In the third chapter, called "Karma Yoga" or "Action in the light of Yoga", Krishna further examines the two distinct paths of the Sankhya and Yoga systems. He explains that man cannot achieve freedom from action by merely not acting; indeed one cannot be totally inactive as the natural impulse for survival compels some minimal action.
He then points out that action performed as Sacrifice does not make for bondage. With this idea we pass from Sankhya to Nyaya, as the latter embodies the idea of Sacrifice as action which does not entail bondage. Then we are told that God created the Universe by Sacrifice and that in every true sacrifice "the all-pervading Brahma dwells". This provides the link between the Nyaya and Vaiseshika systems of thought as Brahma is the supreme deity of these two systems. Krishna, supreme deity of the Yoga-Vedanta systems, then speaks of Himself as Supreme Actor in the Universe. Thus we are told that action is necessary under all the systems of thought, from Sankhya through Yoga, but must be performed as a Sacrifice if it is to lead to freedom from the bondage of action.
Greater than Action if thou deem,
By these ambiguous words of thine
The Blessed Lord said:
I've said before that in this world
By not performing actions, none
Without performing actions, none
He's said to be a hypocrite,
But he who with his mind restrains
Perform all necessary acts;
Fettered by actions is the world,
By sacrifice Prajapati
Cherish the gods by sacrifice;
Pleased with your sacrifice, the gods
The remnants of the sacrifice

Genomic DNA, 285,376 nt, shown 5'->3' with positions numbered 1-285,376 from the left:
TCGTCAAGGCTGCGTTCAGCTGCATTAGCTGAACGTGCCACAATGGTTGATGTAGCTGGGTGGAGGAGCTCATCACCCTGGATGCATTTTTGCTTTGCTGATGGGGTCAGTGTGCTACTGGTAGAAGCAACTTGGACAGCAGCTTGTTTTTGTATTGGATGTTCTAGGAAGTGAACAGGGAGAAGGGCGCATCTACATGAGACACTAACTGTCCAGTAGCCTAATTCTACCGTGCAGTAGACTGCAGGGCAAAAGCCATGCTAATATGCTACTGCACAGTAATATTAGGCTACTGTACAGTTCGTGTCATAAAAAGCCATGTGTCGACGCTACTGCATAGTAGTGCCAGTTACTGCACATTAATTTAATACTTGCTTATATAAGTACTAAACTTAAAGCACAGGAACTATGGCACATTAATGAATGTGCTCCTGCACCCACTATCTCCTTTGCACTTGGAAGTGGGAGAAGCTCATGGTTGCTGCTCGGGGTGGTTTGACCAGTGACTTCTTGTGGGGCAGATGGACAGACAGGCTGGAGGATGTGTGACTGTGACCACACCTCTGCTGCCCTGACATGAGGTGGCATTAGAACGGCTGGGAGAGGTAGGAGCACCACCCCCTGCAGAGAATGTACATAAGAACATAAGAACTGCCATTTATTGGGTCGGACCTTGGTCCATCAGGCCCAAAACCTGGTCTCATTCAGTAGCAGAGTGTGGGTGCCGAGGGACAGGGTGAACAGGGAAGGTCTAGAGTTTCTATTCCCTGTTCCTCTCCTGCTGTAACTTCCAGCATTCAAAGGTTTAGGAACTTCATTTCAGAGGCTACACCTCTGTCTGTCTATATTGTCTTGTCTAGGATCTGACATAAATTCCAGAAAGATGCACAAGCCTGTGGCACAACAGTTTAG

From food do creatures all arise;
And action doth from Brahma rise,
Who does not follow here below
But who's devoted to his soul,
No purpose hath he ever to gain
Therefore, ever unattached,
Janaka and others gained indeed
Whatever doth the best of men,
Nothing have I, O Pritha's son,
If I, indeed, did not engage
These worlds would perish, all, if I
As all attached, O Bharata,
A man of wisdom should not shake
The Gunas born of Prakriti
But he who knows the bond between
The men of knowledge should not shake
Renouncing actions all to me,
The men who follow constantly,
But they who at my teaching carp,
Even a man of knowledge goes
The senses for their objects hold
Better one's own defective Dharma,
By what is ever man impelled
The Blessed Lord said:
It is desire, and it is wrath,
Enveloped as is fire by smoke,
Knowledge enveloped is by this,
The senses, Mind, and Buddhi are
Therefore, O best of Bharata race,
Great are the senses said to be;
Knowing who's more than Buddhi great,
Buddhi is greater than Action: Buddhi here is to be understood in the sense of Knowledge, characteristic of Buddhi or Reason; Arjuna has not grasped the point.
The two paths: The point is made quite clear. The two paths are those of Knowledge and Action, the former related to the Sankhya system, and the latter to Yoga.
Gunas born of Prakriti: This is the idea of the Sankhya and accepted by all systems of thought. Here Krishna explains that, even according to the Sankhya, we must engage in action, impelled by Gunas born of Prakriti, the basis of this system.
Deeds as sacrifice: Action, other than that performed as a Sacrifice, makes for bondage; but action, performed as a Sacrifice, does not bind.